The case of Telek & Others v Turkey, concerns the cancellation of passports of three academics who, together with more than two thousand others, supported a “Petition for Peace” and as a result were prosecuted, dismissed from academic institutions and banned from public service under state of emergency legislation in Turkey. Despite the state of emergency having come to an end in July 2018, the applicants, like others, are still deprived of a valid passport, unable to travel or to engage in academic work at home or abroad, and have had no opportunity to challenge the lawfulness of the measures taken against them. Their case forms part of what has been described as a severe blow to academic freedom and democratic institutions in Turkey in recent years. On behalf of the Turkey Human Rights Litigation Support Project, Amnesty International, Article 19 and PEN International, a third party intervention was submitted to the Court urging the Court to apply the Convention in light of relevant international standards on academic freedom and on the fundamental nature of the right to remedy in situations of emergency. The brief also addresses the current lack of legal remedies for the widespread practice of passport cancellations in Turkish courts.


The case of Mehmet Osman Kavala v. Turkey, currently before the ECtHR, concerns the October 2017 arrest and pre-trial detention of a highly regarded civil society leader, publisher and human rights defender. Mehmet Osman Kavala has worked with and supported a variety of civil projects aimed at promoting open dialogue, peace, minority and human rights, and democratic values. While an official indictment has not been filed, charges against him include: attempting to abolish the constitutional order and overthrow the government by using force under Articles 309 and 321 of the Turkish Criminal Code, on account of his support of and involvement in the organisation and financing of Gezi protests and alleged involvement in corruption and the failed coup d’etat. The case against Kavala is emblematic of prevalent trends in Turkey, where arbitrary detention and prosecution of human rights defenders is widespread, with insidious implications for human rights and the rule of law. On behalf of the Turkey Human Rights Litigation Support Project and PEN International, a third party intervention was submitted to the Court, outlining international law standards, including on the protection of human rights defenders.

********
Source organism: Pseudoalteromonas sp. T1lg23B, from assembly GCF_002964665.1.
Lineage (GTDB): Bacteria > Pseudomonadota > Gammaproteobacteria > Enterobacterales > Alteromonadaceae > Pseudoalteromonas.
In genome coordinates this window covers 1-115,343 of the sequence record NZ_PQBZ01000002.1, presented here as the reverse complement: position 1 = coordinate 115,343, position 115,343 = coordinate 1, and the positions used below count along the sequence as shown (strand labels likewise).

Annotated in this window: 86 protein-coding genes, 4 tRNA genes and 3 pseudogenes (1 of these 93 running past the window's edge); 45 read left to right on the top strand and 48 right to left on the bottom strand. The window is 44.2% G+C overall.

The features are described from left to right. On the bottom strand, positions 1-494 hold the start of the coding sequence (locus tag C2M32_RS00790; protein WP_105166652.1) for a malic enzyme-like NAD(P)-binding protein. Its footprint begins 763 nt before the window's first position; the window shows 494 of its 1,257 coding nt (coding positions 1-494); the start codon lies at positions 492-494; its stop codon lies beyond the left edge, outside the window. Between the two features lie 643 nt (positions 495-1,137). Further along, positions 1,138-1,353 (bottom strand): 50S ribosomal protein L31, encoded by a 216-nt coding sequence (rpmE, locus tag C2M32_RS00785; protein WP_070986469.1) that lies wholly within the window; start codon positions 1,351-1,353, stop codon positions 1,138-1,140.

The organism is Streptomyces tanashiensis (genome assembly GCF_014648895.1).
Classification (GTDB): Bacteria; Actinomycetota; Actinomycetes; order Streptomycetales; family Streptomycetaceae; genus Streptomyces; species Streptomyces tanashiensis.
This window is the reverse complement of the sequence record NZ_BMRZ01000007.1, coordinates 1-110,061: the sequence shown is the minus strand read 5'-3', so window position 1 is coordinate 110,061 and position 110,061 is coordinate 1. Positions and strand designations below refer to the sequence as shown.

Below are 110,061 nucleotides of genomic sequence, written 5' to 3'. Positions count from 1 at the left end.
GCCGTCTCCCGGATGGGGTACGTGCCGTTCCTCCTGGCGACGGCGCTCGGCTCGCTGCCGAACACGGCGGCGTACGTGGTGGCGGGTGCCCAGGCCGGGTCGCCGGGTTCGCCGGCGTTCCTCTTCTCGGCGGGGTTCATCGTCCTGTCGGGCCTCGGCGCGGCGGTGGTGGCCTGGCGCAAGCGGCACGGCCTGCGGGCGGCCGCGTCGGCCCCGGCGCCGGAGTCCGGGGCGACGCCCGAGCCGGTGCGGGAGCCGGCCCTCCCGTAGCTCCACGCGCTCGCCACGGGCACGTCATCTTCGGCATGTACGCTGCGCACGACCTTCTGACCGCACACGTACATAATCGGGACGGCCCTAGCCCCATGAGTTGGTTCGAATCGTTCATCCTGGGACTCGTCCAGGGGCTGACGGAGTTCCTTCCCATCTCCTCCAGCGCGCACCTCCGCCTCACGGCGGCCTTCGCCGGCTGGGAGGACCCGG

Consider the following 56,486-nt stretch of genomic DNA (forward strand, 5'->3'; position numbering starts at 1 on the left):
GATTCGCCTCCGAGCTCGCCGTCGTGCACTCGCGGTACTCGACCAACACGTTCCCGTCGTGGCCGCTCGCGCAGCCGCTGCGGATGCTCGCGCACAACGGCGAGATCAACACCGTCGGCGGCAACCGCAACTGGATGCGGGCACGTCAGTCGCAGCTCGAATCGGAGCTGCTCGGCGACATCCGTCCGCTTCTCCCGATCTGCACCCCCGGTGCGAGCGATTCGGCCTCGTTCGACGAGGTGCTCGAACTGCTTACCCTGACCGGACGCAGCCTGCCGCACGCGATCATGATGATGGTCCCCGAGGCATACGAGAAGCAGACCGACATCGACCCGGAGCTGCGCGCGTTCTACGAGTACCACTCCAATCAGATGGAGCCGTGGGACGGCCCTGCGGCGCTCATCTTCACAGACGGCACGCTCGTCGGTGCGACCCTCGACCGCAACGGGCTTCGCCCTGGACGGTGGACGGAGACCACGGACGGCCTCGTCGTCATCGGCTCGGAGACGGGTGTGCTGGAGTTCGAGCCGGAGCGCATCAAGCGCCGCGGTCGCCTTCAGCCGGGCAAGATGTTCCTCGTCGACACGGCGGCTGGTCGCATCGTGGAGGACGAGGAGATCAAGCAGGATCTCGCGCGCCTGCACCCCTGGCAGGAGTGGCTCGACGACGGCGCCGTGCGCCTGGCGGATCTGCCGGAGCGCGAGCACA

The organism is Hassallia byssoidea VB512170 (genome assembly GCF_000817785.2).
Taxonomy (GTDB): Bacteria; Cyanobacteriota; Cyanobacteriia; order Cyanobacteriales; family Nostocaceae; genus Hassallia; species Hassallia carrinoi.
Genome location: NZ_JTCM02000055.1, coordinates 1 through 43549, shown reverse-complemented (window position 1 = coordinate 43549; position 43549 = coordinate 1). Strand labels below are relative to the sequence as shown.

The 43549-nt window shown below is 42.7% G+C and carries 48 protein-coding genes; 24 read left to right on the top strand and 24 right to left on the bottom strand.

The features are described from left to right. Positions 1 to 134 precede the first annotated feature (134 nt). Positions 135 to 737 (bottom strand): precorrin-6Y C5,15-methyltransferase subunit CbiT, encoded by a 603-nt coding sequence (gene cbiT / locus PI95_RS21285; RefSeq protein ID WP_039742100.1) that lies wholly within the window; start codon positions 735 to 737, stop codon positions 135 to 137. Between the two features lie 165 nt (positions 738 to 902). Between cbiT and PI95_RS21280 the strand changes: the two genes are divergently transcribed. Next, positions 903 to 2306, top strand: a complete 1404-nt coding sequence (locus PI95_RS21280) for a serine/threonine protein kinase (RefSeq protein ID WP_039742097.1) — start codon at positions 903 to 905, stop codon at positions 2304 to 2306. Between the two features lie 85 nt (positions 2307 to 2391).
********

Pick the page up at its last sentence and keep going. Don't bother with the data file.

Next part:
Ayşe Çelik was prosecuted, convicted and sentenced to a custodial sentence for the broad-reaching and ill-defined crime of ‘disseminating propaganda’ in favour of a terrorist organisation (under Article 7/(2) of Law no. 3713 on the Fight Against Terrorism). Her purported offence consists of comments made during a telephone call to a television show stating that in South East Turkey “unborn children, mothers and people are being killed” and that the media must “not keep silent”. Helen Duffy and Philip Leach presented a joint expert opinion to the Turkish Constitutional Court in September 2018, examining international law standards on the criminalisation and prosecution of crimes of expression.